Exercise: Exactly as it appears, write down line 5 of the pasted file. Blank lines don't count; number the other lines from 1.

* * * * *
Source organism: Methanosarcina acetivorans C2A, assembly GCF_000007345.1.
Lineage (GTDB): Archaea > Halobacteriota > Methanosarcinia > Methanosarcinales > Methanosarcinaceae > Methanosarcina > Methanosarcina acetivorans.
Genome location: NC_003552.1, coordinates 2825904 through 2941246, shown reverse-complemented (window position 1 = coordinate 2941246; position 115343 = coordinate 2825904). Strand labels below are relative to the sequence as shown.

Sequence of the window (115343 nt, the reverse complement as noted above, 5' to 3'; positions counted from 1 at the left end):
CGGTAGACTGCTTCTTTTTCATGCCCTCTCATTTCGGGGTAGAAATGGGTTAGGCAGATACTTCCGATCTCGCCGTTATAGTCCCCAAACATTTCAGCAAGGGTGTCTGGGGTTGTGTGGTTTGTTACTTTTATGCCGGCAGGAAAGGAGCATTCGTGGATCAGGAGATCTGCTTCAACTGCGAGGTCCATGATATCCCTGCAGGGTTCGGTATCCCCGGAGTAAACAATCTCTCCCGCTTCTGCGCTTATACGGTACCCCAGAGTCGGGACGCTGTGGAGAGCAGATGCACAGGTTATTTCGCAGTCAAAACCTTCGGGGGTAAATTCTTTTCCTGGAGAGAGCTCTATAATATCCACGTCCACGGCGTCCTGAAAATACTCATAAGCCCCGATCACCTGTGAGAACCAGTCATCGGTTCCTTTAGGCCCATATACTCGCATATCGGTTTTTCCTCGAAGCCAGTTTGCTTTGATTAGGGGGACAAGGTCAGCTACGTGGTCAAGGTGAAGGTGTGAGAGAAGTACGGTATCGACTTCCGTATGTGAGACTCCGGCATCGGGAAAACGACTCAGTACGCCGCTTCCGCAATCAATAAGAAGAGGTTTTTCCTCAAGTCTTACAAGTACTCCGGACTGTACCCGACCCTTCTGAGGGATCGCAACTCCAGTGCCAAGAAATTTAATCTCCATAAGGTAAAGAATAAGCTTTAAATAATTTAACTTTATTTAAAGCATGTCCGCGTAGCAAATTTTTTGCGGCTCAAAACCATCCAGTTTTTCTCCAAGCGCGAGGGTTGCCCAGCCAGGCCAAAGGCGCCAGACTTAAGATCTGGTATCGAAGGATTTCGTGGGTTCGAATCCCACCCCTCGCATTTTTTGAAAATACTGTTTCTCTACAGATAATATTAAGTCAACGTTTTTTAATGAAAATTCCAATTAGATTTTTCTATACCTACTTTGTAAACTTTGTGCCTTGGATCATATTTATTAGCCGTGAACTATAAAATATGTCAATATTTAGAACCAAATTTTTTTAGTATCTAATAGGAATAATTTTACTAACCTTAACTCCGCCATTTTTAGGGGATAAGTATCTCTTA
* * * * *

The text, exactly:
CGGTAGACTGCTTCTTTTTCATGCCCTCTCATTTCGGGGTAGAAATGGGTTAGGCAGATACTTCCGATCTCGCCGTTATAGTCCCCAAACATTTCAGCAAGGGTGTCTGGGGTTGTGTGGTTTGTTACTTTTATGCCGGCAGGAAAGGAGCATTCGTGGATCAGGAGATCTGCTTCAACTGCGAGGTCCATGATATCCCTGCAGGGTTCGGTATCCCCGGAGTAAACAATCTCTCCCGCTTCTGCGCTTATACGGTACCCCAGAGTCGGGACGCTGTGGAGAGCAGATGCACAGGTTATTTCGCAGTCAAAACCTTCGGGGGTAAATTCTTTTCCTGGAGAGAGCTCTATAATATCCACGTCCACGGCGTCCTGAAAATACTCATAAGCCCCGATCACCTGTGAGAACCAGTCATCGGTTCCTTTAGGCCCATATACTCGCATATCGGTTTTTCCTCGAAGCCAGTTTGCTTTGATTAGGGGGACAAGGTCAGCTACGTGGTCAAGGTGAAGGTGTGAGAGAAGTACGGTATCGACTTCCGTATGTGAGACTCCGGCATCGGGAAAACGACTCAGTACGCCGCTTCCGCAATCAATAAGAAGAGGTTTTTCCTCAAGTCTTACAAGTACTCCGGACTGTACCCGACCCTTCTGAGGGATCGCAACTCCAGTGCCAAGAAATTTAATCTCCATAAGGTAAAGAATAAGCTTTAAATAATTTAACTTTATTTAAAGCATGTCCGCGTAGCAAATTTTTTGCGGCTCAAAACCATCCAGTTTTTCTCCAAGCGCGAGGGTTGCCCAGCCAGGCCAAAGGCGCCAGACTTAAGATCTGGTATCGAAGGATTTCGTGGGTTCGAATCCCACCCCTCGCATTTTTTGAAAATACTGTTTCTCTACAGATAATATTAAGTCAACGTTTTTTAATGAAAATTCCAATTAGATTTTTCTATACCTACTTTGTAAACTTTGTGCCTTGGATCATATTTATTAGCCGTGAACTATAAAATATGTCAATATTTAGAACCAAATTTTTTTAGTATCTAATAGGAATAATTTTACTAACCTTAACTCCGCCATTTTTAGGGGATAAGTATCTCTTA